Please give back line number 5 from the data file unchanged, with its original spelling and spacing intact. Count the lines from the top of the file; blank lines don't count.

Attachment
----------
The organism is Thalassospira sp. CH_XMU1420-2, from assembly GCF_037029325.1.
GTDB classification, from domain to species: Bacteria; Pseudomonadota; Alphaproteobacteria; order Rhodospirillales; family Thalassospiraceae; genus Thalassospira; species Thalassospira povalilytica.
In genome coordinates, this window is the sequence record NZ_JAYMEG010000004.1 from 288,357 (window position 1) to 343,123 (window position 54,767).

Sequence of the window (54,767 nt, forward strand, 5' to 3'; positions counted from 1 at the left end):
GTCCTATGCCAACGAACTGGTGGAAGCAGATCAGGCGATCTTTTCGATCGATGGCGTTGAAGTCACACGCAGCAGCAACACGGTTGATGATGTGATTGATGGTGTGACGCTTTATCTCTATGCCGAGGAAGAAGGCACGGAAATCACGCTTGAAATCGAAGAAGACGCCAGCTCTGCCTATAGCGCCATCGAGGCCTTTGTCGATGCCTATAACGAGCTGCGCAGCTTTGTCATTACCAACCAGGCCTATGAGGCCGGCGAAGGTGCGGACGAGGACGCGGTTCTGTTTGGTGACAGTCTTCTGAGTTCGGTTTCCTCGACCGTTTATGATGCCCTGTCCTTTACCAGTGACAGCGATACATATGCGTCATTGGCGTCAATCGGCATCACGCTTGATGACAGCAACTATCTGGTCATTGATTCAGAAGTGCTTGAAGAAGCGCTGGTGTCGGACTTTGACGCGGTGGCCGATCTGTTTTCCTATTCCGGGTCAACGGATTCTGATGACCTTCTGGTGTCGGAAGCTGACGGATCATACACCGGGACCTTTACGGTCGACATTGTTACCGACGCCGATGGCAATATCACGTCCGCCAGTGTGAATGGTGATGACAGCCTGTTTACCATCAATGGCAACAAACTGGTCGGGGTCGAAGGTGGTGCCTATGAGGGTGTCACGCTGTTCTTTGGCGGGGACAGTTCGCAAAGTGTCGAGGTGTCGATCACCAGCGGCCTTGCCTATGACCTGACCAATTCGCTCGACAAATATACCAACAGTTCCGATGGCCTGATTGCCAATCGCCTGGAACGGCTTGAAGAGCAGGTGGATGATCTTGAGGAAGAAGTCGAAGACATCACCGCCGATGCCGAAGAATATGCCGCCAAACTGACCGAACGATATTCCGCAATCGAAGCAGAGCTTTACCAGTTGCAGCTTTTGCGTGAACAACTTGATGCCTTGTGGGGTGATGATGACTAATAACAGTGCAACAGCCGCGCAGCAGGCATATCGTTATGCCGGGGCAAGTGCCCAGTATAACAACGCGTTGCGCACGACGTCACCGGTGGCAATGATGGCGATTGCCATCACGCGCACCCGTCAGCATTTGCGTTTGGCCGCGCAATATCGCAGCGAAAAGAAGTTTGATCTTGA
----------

GTCCTATGCCAACGAACTGGTGGAAGCAGATCAGGCGATCTTTTCGATCGATGGCGTTGAAGTCACACGCAGCAGCAACACGGTTGATGATGTGATTGATGGTGTGACGCTTTATCTCTATGCCGAGGAAGAAGGCACGGAAATCACGCTTGAAATCGAAGAAGACGCCAGCTCTGCCTATAGCGCCATCGAGGCCTTTGTCGATGCCTATAACGAGCTGCGCAGCTTTGTCATTACCAACCAGGCCTATGAGGCCGGCGAAGGTGCGGACGAGGACGCGGTTCTGTTTGGTGACAGTCTTCTGAGTTCGGTTTCCTCGACCGTTTATGATGCCCTGTCCTTTACCAGTGACAGCGATACATATGCGTCATTGGCGTCAATCGGCATCACGCTTGATGACAGCAACTATCTGGTCATTGATTCAGAAGTGCTTGAAGAAGCGCTGGTGTCGGACTTTGACGCGGTGGCCGATCTGTTTTCCTATTCCGGGTCAACGGATTCTGATGACCTTCTGGTGTCGGAAGCTGACGGATCATACACCGGGACCTTTACGGTCGACATTGTTACCGACGCCGATGGCAATATCACGTCCGCCAGTGTGAATGGTGATGACAGCCTGTTTACCATCAATGGCAACAAACTGGTCGGGGTCGAAGGTGGTGCCTATGAGGGTGTCACGCTGTTCTTTGGCGGGGACAGTTCGCAAAGTGTCGAGGTGTCGATCACCAGCGGCCTTGCCTATGACCTGACCAATTCGCTCGACAAATATACCAACAGTTCCGATGGCCTGATTGCCAATCGCCTGGAACGGCTTGAAGAGCAGGTGGATGATCTTGAGGAAGAAGTCGAAGACATCACCGCCGATGCCGAAGAATATGCCGCCAAACTGACCGAACGATATTCCGCAATCGAAGCAGAGCTTTACCAGTTGCAGCTTTTGCGTGAACAACTTGATGCCTTGTGGGGTGATGATGACTAATAACAGTGCAACAGCCGCGCAGCAGGCATATCGTTATGCCGGGGCAAGTGCCCAGTATAACAACGCGTTGCGCACGACGTCACCGGTGGCAATGATGGCGATTGCCATCACGCGCACCCGTCAGCATTTGCGTTTGGCCGCGCAATATCGCAGCGAAAAGAAGTTTGATCTTGA